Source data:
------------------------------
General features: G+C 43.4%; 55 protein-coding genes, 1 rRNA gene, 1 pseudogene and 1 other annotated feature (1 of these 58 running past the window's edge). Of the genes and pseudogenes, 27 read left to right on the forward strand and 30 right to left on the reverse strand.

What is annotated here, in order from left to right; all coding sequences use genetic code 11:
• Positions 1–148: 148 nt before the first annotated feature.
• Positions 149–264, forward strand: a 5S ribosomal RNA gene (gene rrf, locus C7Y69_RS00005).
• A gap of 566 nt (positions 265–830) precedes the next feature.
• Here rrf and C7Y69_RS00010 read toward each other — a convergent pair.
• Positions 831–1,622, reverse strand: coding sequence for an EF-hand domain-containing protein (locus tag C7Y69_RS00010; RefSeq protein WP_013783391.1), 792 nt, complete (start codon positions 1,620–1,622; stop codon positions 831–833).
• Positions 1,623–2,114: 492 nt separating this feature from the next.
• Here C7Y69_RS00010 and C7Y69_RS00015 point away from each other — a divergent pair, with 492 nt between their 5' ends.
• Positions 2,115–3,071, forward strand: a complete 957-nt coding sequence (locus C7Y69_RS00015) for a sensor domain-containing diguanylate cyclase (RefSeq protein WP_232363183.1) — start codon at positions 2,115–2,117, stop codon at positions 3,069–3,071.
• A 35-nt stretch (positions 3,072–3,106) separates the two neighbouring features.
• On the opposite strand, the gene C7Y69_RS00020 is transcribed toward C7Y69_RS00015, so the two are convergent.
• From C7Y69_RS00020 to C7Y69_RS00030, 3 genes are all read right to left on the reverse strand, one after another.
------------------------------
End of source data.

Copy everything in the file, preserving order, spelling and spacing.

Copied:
General features: G+C 43.4%; 55 protein-coding genes, 1 rRNA gene, 1 pseudogene and 1 other annotated feature (1 of these 58 running past the window's edge). Of the genes and pseudogenes, 27 read left to right on the forward strand and 30 right to left on the reverse strand.

What is annotated here, in order from left to right; all coding sequences use genetic code 11:
• Positions 1–148: 148 nt before the first annotated feature.
• Positions 149–264, forward strand: a 5S ribosomal RNA gene (gene rrf, locus C7Y69_RS00005).
• A gap of 566 nt (positions 265–830) precedes the next feature.
• Here rrf and C7Y69_RS00010 read toward each other — a convergent pair.
• Positions 831–1,622, reverse strand: coding sequence for an EF-hand domain-containing protein (locus tag C7Y69_RS00010; RefSeq protein WP_013783391.1), 792 nt, complete (start codon positions 1,620–1,622; stop codon positions 831–833).
• Positions 1,623–2,114: 492 nt separating this feature from the next.
• Here C7Y69_RS00010 and C7Y69_RS00015 point away from each other — a divergent pair, with 492 nt between their 5' ends.
• Positions 2,115–3,071, forward strand: a complete 957-nt coding sequence (locus C7Y69_RS00015) for a sensor domain-containing diguanylate cyclase (RefSeq protein WP_232363183.1) — start codon at positions 2,115–2,117, stop codon at positions 3,069–3,071.
• A 35-nt stretch (positions 3,072–3,106) separates the two neighbouring features.
• On the opposite strand, the gene C7Y69_RS00020 is transcribed toward C7Y69_RS00015, so the two are convergent.
• From C7Y69_RS00020 to C7Y69_RS00030, 3 genes are all read right to left on the reverse strand, one after another.